The American Journal of Managed Care Special Issue: HCV
Coverage for Hepatitis C Drugs in Medicare Part D
Objectives: The recent arrival of new hepatitis C virus (HCV) drugs has brought fiscal pressures onto Medicare Part D; spending on HCV drugs in Part D jumped from $283 million in 2013 to $4.5 billion in 2014. We examined the current benefit designs for HCV drugs in Part D plans and analyzed patients’ financial burden for those drugs.
Study Design: A cross-sectional analysis of CMS’ July 2015 Part D Plan Formulary File and the Wolters Kluwer Health Medi-Span Electronic Drug File v.2.
Methods: We analyzed the type and amount of cost sharing for HCV drugs and the extent to which plans apply utilization management tools. We then estimated total out-of-pocket spending for beneficiaries to complete a course of treatment.
Results: All Part D plans covered at least 1 recently introduced HCV drug, as of July 2015. Nearly all plans charged relatively high coinsurance and required prior authorization for new HCV drugs. For enrollees with no subsidy, the mean out-of-pocket spending needed to complete a course of treatment is substantial, ranging from $6297 to $10,889. For enrollees with a low-income subsidy, out-of-pocket spending varies between $10.80 and $1191.
Conclusions: Under the current Part D benefits, HCV drug users with no subsidy face sizable financial burdens, even with catastrophic coverage and the recent in-gap discount for brand name drugs. As baby boomers—the group most likely to have HCV—join Medicare, efforts should be made to ensure patient access to these needed drugs.
Am J Manag Care. 2016;22(5 Spec Issue No. 6):SP220-SP226
- All Part D plans cover at least 1 new, expensive HCV drug.
- Nearly all plans charge relatively high coinsurance and require prior authorization.
- Expected out-of-pocket spending for enrollees with no subsidy to complete a course of treatment ranges from $6297 to $10,889; for enrollees eligible for a low-income subsidy, total expected out-of-pocket spending varies between $10.80 and $1191.
- Under the current Part D benefits, HCV drug users with no subsidy face sizable financial burdens.
These HCV drugs are not an isolated case: highly effective, yet extremely expensive, drugs for other diseases are increasingly being introduced to market. Nevertheless, HCV drugs present a clear example of the fiscal pressures that new drugs are imposing on the healthcare system. The financial impact of the new HCV drugs has been particularly salient in Medicare Part D, where spending on these drugs jumped from $283 million in 2013 to $4.5 billion in 2014.2 Spending on Sovaldi alone—the drug with the highest spending in Part D—exceeded $3 billion.3 HCV drug spending in Part D is expected to reach $9.2 billion in 2015.4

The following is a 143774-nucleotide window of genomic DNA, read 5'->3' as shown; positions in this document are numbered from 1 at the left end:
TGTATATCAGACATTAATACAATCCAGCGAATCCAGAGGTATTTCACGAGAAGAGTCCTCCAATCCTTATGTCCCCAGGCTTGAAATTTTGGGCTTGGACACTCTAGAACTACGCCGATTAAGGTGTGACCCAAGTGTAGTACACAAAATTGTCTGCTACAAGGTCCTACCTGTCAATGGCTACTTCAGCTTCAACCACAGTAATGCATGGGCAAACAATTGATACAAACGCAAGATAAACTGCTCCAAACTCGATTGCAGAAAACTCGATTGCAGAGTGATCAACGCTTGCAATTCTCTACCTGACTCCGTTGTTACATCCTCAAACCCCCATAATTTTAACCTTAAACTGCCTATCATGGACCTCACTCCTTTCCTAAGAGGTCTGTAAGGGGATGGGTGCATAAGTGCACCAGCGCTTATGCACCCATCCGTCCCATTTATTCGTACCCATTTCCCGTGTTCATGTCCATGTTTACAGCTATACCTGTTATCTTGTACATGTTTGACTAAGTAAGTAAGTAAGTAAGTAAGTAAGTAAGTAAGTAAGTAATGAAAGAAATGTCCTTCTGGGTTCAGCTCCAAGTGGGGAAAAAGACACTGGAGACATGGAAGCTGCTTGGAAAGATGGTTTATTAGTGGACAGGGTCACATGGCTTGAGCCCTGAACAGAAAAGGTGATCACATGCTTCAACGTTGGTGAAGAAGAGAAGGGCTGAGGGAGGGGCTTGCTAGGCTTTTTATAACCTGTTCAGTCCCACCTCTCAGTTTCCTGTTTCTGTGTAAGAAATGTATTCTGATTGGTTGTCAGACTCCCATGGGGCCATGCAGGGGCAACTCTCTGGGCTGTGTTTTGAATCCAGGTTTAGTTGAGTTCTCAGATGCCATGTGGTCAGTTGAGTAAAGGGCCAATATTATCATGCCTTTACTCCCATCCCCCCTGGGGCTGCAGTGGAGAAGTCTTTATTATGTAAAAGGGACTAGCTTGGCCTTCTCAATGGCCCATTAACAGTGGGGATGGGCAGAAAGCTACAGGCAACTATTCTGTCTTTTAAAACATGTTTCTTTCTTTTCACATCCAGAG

With this alarming trend, strategies and benefit designs to effectively manage HCV drug spending are being sought.5,6 Coverage decisions on these drugs are challenging because they require a balance between ensuring patients’ access to needed drugs and controlling healthcare expenditures. Examination of benefit designs currently used for HCV drugs can be informative in exploring tools to manage HCV drug spending and refining benefit designs to improve patients’ access. We analyzed the current Part D coverage for HCV drugs and calculated expected out-of-pocket (OOP) spending for beneficiaries to complete a course of treatment.
HCV and Its Treatments
More than 3 million Americans are infected with HCV, with its prevalence concentrated among baby boomers, who were born between 1945 and 1965.7 HCV causes more deaths in the United States than HIV/AIDS.8 Chronic HCV is a cause of serious and costly liver diseases, such as cirrhosis and liver cancer, and related hospitalizations and costs have increased during the past decade.9 Although the burden of HCV can be reduced through screening and treatments, the implementation of recommended screening is limited, and half of the infected population goes undiagnosed.9
The conventional HCV treatment for the most common type of HCV (genotype 1) consisted of peginterferon and ribavirin (known as PR therapy), which required a 48-week treatment course. Both peginterferon and ribavirin have several products (brand names). The “cure” rate, measured by sustained virologic response (SVR) and defined as having no HCV ribonucleic acid in the blood 24 weeks after a treatment, was about 50% for PR therapy.10 Due to the side effects of interferon, some patients could not tolerate this therapy. One study reported about 40% of patients completed the interferon therapy.11
The first direct-acting antivirals (DAAs)—Incivek (telaprevir) and Victrelis (boceprevir)—were approved in 2011. With these drugs, SVR reached 75% to 80%10; however, patients had to simultaneously be on the PR regimen and were required to dose every 7 to 9 hours.
Sovaldi (sofosbuvir), introduced in December 2013, brought several innovative aspects, including convenient administration (once-a-day pill), a short treatment period (12 weeks), and a high cure rate (90%).10 However, Sovaldi also came with a price tag of $1000 per pill, which immediately caught the attention of the media and payers. Two competing drugs entered the market in late 2014: Harvoni (ledipasvir/sofosbuvir) and Viekira Pak (ombitasvir/paritaprevir/ritonavir co-packaged with dasabuvir). An additional drug, Olysio (simeprevir), was introduced in 2013 to be used in combination with PR therapy; however, its utilization increased after it was approved for combined usage with Sovaldi in November 2014.12 The first DAAs were discontinued after these new drugs arrived.12